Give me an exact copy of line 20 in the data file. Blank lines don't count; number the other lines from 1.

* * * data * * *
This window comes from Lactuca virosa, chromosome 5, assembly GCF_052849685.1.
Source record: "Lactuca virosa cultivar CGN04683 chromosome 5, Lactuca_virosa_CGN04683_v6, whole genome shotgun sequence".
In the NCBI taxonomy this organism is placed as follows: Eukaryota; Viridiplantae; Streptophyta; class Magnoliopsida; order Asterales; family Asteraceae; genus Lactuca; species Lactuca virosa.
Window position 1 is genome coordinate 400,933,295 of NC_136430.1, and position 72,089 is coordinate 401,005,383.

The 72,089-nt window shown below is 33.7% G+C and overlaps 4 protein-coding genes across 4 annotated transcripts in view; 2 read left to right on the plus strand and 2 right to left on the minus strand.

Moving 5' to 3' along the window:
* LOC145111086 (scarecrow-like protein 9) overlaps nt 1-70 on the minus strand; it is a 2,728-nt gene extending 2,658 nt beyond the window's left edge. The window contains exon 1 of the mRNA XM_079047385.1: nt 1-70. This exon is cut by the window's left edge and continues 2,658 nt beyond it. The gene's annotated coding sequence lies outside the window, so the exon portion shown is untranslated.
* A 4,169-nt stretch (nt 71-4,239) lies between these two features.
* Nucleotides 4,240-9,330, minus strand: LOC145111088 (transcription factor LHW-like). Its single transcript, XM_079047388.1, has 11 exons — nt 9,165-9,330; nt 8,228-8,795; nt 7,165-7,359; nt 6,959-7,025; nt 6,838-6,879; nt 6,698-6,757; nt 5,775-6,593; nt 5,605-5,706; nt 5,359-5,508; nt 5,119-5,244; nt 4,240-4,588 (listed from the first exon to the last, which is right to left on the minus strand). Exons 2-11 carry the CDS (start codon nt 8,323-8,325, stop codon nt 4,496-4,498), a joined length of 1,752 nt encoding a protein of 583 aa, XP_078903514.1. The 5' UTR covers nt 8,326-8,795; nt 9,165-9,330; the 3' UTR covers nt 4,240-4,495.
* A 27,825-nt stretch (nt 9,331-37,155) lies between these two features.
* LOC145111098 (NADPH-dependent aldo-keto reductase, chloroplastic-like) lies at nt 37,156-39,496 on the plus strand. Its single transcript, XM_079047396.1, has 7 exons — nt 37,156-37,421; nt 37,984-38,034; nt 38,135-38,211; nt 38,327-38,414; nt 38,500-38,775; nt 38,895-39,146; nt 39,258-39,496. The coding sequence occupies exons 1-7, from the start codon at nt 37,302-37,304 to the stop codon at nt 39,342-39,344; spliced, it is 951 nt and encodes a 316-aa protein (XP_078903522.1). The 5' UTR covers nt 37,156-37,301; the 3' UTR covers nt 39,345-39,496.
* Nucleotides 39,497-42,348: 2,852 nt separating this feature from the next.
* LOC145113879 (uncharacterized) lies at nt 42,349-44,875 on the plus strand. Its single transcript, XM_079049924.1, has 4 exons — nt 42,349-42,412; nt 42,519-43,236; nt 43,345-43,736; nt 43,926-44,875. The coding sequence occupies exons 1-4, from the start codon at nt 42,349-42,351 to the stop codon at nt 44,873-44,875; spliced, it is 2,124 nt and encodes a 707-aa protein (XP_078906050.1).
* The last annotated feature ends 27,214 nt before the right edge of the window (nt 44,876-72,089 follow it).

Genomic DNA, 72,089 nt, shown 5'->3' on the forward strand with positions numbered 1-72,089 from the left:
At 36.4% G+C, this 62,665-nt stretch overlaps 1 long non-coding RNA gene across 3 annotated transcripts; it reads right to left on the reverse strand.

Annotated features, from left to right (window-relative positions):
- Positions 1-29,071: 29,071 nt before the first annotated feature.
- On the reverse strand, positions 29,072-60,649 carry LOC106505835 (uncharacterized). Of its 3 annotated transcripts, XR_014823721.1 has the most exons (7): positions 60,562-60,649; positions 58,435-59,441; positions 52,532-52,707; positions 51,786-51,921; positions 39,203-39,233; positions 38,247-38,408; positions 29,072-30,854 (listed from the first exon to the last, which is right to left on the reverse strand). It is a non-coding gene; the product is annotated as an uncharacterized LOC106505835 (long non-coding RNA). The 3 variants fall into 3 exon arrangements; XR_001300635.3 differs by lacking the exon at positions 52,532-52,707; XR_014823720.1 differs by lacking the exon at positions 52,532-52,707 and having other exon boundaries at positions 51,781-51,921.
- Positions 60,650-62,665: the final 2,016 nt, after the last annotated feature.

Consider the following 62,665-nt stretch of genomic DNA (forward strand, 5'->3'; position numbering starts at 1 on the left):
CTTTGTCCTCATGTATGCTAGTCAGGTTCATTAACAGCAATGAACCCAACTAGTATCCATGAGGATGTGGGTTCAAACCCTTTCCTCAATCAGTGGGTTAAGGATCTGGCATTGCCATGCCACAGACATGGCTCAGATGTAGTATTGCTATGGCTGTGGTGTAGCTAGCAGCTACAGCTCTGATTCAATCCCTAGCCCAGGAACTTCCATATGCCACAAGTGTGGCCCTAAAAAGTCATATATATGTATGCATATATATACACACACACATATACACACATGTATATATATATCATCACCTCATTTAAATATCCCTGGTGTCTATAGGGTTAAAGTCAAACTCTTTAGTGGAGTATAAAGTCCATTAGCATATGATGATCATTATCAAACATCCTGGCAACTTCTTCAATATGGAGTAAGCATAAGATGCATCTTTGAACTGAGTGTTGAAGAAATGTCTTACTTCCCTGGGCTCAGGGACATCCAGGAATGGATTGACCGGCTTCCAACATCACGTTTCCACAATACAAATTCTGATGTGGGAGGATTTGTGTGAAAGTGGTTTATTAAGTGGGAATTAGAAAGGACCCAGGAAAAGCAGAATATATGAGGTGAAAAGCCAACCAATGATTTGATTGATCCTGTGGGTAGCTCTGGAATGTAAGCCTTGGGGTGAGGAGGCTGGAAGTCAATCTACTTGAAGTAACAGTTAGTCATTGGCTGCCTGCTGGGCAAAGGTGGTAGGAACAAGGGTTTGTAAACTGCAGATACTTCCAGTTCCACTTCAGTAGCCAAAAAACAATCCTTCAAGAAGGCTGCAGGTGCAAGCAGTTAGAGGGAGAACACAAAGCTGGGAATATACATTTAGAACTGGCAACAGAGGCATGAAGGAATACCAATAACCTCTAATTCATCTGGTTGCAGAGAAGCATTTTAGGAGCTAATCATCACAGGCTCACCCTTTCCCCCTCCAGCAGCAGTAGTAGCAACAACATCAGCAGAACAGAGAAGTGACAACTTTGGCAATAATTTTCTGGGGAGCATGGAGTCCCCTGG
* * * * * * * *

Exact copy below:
- Positions 60,650-62,665: the final 2,016 nt, after the last annotated feature.